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Clise Properties’ Twin Tower Complex Approved by Seattle Design Review Board

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By Kristin Bentley

Members of the Downtown Design Review Board in Seattle voted unanimously on Jan. 20 to approve a modified design for Clise Properties’ Twin Tower Complex project in the Denny Triangle. The approval came in the second design review meeting held for the project, which was last presented in April 2015. At that time the board had given recommendations for changes in the skyline, some architectural details and the façade.

Block V, as the architects from Graphite Design Group are calling this half block mixed-use project located at 2301 Seventh Avenue, consists of 638 residential units occupying two 40-story towers over a 10-story podium. The podium is five floors of Class A office space (173,175 sq. ft.), four floors of apartment units with 750 above-ground parking stalls, a retail ground floor (10,700 sq. ft.) with building entries and multiple rooftop terrace levels. The design includes features such as a cycle track that keeps cyclists separated from vehicles, and a widened sidewalk that welcomes pedestrians to Bell Street’s amenities. The site anchors the northwest corner of the Denny Triangle, where Dexter Avenue becomes Seventh Avenue.

“When I look at the ground floor I’m really impressed with all the things they are doing, the open space, the cycle track. They took into context everything that was going on around them”

Originally, three different design possibilities were presented to the board. Option 1, “The Cubist,” comprises three nearly identical cubed forms stacked vertically on a podium, each segment broken into four interwoven façades separated by a vertical reveal. Some of the façades are angled to reflect the grid shift and maximize view opportunities. Option 2, “The Angle,” comprised of two nearly identical footprints angled 45 degrees to Seventh Avenue. As a result, the longer axis of each building runs north to south or east to west. Unlike Option 1, the tower and podium weave together creating interesting resultant geometries.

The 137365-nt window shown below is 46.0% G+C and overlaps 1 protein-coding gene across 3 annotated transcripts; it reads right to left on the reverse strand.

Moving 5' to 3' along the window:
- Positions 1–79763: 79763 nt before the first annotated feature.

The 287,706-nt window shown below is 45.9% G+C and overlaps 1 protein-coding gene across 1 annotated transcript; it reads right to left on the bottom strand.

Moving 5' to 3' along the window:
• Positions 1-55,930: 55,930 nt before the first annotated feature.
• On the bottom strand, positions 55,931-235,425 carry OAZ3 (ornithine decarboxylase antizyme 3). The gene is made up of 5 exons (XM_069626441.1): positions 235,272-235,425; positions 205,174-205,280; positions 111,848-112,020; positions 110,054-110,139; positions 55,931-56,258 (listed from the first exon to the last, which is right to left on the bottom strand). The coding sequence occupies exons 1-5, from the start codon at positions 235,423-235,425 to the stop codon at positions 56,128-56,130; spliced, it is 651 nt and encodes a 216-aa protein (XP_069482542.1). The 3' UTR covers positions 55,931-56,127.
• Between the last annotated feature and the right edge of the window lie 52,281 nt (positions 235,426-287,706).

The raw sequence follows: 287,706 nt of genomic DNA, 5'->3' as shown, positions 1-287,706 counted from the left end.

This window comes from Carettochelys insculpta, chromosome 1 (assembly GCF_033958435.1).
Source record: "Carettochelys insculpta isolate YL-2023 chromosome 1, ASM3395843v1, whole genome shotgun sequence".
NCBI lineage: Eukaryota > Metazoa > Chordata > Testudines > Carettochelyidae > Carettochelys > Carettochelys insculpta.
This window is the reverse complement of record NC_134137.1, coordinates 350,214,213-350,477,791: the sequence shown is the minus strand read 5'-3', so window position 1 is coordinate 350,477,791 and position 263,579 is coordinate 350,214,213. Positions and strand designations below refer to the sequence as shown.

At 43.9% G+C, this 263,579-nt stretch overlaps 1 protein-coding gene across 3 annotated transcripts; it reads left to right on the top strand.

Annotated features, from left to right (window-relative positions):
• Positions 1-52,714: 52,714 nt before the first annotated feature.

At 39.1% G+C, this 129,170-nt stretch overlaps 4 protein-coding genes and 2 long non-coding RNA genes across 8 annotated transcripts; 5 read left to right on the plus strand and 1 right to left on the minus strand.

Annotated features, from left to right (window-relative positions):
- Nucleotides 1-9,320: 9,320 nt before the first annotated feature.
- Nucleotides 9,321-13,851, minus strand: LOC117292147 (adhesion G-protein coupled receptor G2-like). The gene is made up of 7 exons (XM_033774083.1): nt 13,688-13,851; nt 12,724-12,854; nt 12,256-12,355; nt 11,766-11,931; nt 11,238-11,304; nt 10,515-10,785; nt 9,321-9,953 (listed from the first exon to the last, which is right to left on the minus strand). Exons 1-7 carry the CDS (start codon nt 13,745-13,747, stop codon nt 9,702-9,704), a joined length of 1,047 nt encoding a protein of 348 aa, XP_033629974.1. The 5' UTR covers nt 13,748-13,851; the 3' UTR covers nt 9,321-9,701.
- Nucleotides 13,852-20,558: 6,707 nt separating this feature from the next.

Option 3, “The Grid,” comprises a non-symmetrical composition with the intent to have the towers look past each other more than the other two options. This option integrates elements of the previous options with angles and vertical breaks. The podium takes on the angled vernacular and steps three times to provide a scale transition from the park to the larger podium and secondary buildings of the emerging Denny Triangle Structure.

What was chosen by the design team was a modified combination of Options 1 and 2, resulting in a design intended to resemble melting ice cubes. The residential towers are sculpted as cubist blocks, stacked to provide variation and contrast to neighboring towers. “I wanted to add some interest to it,” said Brian Hoskins, one of the lead architects on the project.

“I think it’s a really interesting design,” said Murphy McCullough, Developmental Representative for the Downtown Design Review Board. “For the longest time we’ve been seeing some very similar residential towers. But over the last couple of months we’ve seen more buildings that don’t look like everything else in Seattle, which I personally like.”

“When I look at the ground floor I’m really impressed with all the things they are doing, the open space, the cycle track,” McCullough added. “They took into context everything that was going on around them. To me, that is extremely impressive, so I applaud them.”